Instagrammers as Information Community

SP16: INFO-200 Sec 10 – Inf. Comm – Blog Post #2


In 1945, Vannevar Bush describes an advanced form of photography and note taking:

One can now picture a future investigator in his laboratory. His hands are free, and he is not anchored. As he moves about and observes, he photographs and comments. Time is automatically recorded to tie the two records together. If he goes into the field, he may be connected by radio to his recorder. As he ponders over his notes in the evening, he again talks his comments into the record. His typed record, as well as his photographs, may both be in miniature, so that he projects them for examination. (Section 3, para. 29)

In As We May Think, Bush not only describes digital photography, he calls it “dry photography”, as a natural progression of technology but also the way in which people interact with photography. He imagines an investigator  records his observations with image and sound with the ability to immediately review these notes. That sounds awfully close to how we use our phones today to take pictures and videos to record and experience our daily lives with the addition of publishing and easy sharing.

This kind of daily photography and online interaction is common today. I am interested in the information community of  Instagram users or “Instagrammers”, participants in one of the many ways people share information online today. Instagram is an online mobile photo sharing app that allows users to share photos and short videos. Similar to other social media sites, members of the Instagram community can interact with each other by commenting, liking, and sharing other people’s posts.

Hashtags (a user created vocabulary of keywords) form another important feature of this community, by linking like minded images, topics, and users together. There are large scale groups unified by hashtags like the Weekend Hashtag Project and more idiosyncratic and individualized tags. Hashtags are often used to link together participants in an event in real time or a movement that happens asynchronously.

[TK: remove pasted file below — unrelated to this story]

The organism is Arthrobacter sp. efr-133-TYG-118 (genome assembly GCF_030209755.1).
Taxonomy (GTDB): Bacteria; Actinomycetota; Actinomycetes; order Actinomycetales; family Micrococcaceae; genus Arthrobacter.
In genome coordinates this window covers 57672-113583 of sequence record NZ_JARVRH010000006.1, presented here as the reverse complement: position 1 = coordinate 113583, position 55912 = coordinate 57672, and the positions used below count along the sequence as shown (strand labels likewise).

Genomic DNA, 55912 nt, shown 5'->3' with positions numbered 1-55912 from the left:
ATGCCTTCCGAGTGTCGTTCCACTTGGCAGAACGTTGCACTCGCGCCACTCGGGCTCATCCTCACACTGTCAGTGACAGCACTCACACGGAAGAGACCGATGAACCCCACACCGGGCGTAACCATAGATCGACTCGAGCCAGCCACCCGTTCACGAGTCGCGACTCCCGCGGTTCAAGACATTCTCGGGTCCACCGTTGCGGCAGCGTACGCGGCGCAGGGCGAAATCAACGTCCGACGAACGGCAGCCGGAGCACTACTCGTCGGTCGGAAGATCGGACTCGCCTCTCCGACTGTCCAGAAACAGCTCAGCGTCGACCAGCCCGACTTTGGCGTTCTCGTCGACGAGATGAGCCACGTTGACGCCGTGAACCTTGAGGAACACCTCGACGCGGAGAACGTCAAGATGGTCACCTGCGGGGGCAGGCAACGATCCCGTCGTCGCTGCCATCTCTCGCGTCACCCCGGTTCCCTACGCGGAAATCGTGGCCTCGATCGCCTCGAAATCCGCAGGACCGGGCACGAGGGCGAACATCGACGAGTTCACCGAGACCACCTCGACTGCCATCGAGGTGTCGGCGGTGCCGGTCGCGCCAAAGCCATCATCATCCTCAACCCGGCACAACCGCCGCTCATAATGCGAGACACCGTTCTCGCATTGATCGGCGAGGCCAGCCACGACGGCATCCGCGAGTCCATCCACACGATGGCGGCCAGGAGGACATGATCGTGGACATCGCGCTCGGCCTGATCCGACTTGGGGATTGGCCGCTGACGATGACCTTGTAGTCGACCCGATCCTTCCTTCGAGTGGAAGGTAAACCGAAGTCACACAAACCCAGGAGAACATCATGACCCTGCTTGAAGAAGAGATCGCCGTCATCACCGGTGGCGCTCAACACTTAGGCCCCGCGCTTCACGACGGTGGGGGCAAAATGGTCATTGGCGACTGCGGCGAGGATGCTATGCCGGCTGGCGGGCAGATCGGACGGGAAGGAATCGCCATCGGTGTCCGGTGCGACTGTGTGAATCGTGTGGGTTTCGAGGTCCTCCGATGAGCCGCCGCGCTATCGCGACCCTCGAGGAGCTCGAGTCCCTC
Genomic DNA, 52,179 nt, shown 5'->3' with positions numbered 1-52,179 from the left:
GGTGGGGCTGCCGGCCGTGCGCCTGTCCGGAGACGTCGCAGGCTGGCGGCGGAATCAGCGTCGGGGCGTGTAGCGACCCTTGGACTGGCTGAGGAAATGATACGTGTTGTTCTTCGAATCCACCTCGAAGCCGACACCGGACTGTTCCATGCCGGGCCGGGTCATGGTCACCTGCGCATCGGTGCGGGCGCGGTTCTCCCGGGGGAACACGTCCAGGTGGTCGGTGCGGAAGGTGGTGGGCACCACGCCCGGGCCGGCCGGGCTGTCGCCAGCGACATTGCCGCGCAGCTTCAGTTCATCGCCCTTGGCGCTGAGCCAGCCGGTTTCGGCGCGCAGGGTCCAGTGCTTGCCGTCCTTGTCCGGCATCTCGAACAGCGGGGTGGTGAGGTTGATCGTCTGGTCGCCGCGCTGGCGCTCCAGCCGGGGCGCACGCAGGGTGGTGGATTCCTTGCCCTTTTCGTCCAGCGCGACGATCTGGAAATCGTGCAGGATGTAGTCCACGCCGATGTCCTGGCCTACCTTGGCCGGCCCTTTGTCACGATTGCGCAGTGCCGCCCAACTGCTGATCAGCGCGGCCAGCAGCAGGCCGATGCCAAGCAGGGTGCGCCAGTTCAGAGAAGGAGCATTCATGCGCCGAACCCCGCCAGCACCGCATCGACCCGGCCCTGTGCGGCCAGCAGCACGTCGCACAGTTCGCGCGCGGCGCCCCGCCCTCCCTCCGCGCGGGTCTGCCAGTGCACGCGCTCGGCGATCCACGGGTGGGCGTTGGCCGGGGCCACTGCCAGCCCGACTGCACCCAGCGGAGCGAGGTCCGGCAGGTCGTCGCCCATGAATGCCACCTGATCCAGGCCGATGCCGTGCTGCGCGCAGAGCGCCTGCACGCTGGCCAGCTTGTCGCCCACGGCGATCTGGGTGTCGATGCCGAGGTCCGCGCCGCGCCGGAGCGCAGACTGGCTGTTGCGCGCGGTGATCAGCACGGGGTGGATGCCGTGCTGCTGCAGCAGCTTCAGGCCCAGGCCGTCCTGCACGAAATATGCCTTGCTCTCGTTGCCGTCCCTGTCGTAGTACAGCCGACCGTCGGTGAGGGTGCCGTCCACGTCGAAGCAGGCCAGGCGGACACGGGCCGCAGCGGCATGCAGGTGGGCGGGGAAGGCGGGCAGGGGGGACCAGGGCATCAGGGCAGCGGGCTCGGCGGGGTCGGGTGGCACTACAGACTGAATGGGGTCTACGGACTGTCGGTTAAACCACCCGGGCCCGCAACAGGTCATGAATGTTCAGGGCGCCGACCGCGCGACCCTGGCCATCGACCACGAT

Using Durrance and Fisher’s definition of Information Communities (2003), this group could be defined as a “online community network” (p. 2). Instagram provides a place for people to give and receive information. Outside of the app there are blogs and other related information sharing sites around the interests of app users, whether its a subject interest or people seeking information to improve their photography.  Instagrammers and their subgroups are a narrow focus within the broader community of photo sharing sites and social media.

Durrance and Fisher also state five characteristics that information communities share (pp. 3-5) and Instagrammers certainly can be described in these terms. The information seeking and sharing primarily happens online, taking advantage of technology for the purpose of information sharing. Users visit the app to upload, view, and interact with photos. Users also interact with external sources such as blogs or in person meetups brought together through their participation in the Instagram community. According to Pew Research Center, the Instagram user demographics skew towards a younger crowd though they span an otherwise diverse group of people, (p. 13) who then interact and collaborate via the photo app. Topics can include photojournalism, art, hobbies, fashion & lifestyle, travel, political action, family life and much more. Hashtags on photos are used to share specific events or activities, as a way of meeting people’s needs seeking information through the app. Instagrammers share back channel information (updates, directions, translations, and visual guides) that allows other to participate, digitally and in person, that might have barriers otherwise. Instagrammers create distinct socially connected communities among users that are part of larger community.

I look forward to exploring the information seeking behaviors of this information community. I hope this will inform my work as an information professional because as online image sharing becomes more ubiquitous, metadata and image management are even more vital to organizing information.

Reference List:

Bush, V. (1945). As we may think. The Atlantic Monthly. Retrieved from

Duggan, M. (2013). Photo and video sharing grow online. (Pew Internet & American Life Project). Retrieved from Pew Research Center website:

Fisher, K., & Durrance, J. (2003). Information communities. In K. Christensen, & D. Levinson (Eds.), Encyclopedia of community: From the village to the virtual world. (pp. 658-661). Thousand Oaks, CA: SAGE Publications, Inc. Retrieved from



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Category: INFO200

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